China orders up 3,000 hospital beds to contain Covid-19 outbreak in Tibet

BEIJING (BLOOMBERG) – China has erected three makeshift hospitals in Tibet, which is only now seeing its first cases of Covid-19 since the start of the pandemic.

The new facilities provide 2,000 beds in the capital, Lhasa, and 1,000 in the city of Shigatse.

As part of its ongoing zero-Covid strategy, China mandates that all positive cases and their close contacts be isolated, often in government-built temporary hospitals.

After living most of the pandemic virtually virus-free, Tibet reported 28 new cases for Tuesday (Aug 10) and has imposed a partial lockdown of Lhasa – including the famed Potala Palace, the traditional winter residence of the Dalai Lamas – while it mass tests to root out hidden chains of transmission.

A team of health experts from Beijing has arrived to support its containment measures.

China’s National Health Commission warned Wednesday (Aug 10) that people in high-altitude regions are more prone to chronic respiratory diseases and low blood oxygen levels, putting them at greater risk of serious illness from Covid-19.

An analysis of an outbreak in the mountainous province of Gansu, which had 27 serious cases among its almost 4,500 infections, suggested the topographical link, official Guo Yanhong told reporters at a briefing.

With the onset of the summer vacation season, and its international borders effectively closed, China is grappling with flare-ups in multiple tourism hotspots, with local officials turning to the zero-Covid playbook of movement restrictions, mass testing and surveillance to try to get the cases under control.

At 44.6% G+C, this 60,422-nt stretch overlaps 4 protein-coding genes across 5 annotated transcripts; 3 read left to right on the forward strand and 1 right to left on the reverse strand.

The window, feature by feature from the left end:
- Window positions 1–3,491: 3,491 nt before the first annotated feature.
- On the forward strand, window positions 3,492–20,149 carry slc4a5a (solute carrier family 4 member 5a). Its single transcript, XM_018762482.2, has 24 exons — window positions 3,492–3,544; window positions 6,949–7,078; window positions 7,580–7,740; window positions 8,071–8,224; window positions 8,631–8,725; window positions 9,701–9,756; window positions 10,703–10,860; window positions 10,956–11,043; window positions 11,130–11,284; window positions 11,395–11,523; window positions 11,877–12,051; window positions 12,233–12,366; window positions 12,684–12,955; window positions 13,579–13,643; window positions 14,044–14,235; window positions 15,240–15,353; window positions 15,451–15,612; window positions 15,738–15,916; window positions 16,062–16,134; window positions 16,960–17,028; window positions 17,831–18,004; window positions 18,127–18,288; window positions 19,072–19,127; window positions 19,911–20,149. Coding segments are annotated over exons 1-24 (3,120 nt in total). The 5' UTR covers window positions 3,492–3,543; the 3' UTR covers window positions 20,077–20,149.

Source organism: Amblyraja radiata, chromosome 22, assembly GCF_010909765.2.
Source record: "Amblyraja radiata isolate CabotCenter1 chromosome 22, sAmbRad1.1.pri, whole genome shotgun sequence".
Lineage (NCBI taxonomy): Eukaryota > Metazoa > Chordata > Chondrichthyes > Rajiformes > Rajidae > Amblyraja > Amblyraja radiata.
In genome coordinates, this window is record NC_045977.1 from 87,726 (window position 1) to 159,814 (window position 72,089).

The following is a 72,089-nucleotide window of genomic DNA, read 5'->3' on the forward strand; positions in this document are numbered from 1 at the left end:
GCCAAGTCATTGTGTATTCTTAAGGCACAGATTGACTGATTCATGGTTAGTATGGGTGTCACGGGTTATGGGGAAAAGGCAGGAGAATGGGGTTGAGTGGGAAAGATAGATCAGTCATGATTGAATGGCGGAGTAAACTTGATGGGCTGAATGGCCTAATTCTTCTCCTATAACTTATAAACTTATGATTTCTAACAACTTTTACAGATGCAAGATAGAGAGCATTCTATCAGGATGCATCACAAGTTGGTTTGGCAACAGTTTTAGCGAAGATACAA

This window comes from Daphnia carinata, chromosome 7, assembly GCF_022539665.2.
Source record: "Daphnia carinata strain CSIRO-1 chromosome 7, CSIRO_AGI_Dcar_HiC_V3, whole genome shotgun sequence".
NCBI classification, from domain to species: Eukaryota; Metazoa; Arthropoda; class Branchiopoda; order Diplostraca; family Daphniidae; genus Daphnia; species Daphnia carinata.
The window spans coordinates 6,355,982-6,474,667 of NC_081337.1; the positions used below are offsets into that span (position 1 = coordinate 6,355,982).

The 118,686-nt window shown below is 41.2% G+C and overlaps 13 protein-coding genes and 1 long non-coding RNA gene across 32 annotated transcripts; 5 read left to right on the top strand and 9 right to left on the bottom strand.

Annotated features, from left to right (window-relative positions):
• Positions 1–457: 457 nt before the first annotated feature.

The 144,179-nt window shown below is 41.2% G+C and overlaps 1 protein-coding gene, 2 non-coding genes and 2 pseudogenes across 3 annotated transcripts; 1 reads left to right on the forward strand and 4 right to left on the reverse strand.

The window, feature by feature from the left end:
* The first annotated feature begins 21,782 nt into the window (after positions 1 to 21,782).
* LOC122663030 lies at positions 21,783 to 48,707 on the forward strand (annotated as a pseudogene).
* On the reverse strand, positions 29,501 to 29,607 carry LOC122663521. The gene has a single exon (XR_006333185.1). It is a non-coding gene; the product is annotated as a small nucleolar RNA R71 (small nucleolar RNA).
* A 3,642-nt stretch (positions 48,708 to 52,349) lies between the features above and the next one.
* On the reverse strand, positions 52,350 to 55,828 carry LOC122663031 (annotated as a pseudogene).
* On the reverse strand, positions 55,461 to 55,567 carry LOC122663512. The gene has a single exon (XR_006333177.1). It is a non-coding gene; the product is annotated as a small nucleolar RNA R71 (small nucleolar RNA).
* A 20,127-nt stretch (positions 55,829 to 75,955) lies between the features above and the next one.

The virus is spreading fast in areas including Xinjiang, Inner Mongolia and Guangdong, NHC spokesman Mi Feng said Wednesday. China’s 952 new infections on Tuesday was the highest tally in almost a month.

In the north-west, Urumqi – the capital city of Xinjiang and a popular destination for Chinese travellers for its proximity to the Silk Road – locked down six of its eight major areas for five days, suspending taxi and public transport services.

The region reported 122 cases.

More parts of Xinjiang were subject to restrictions, officials said, and tourists would now be able to leave the region if they produce a negative PCR test within 24 hours.

China’s largest outbreak is in Hainan, a tropical island in the south known for its beaches and duty-free shopping, where 570 cases were reported.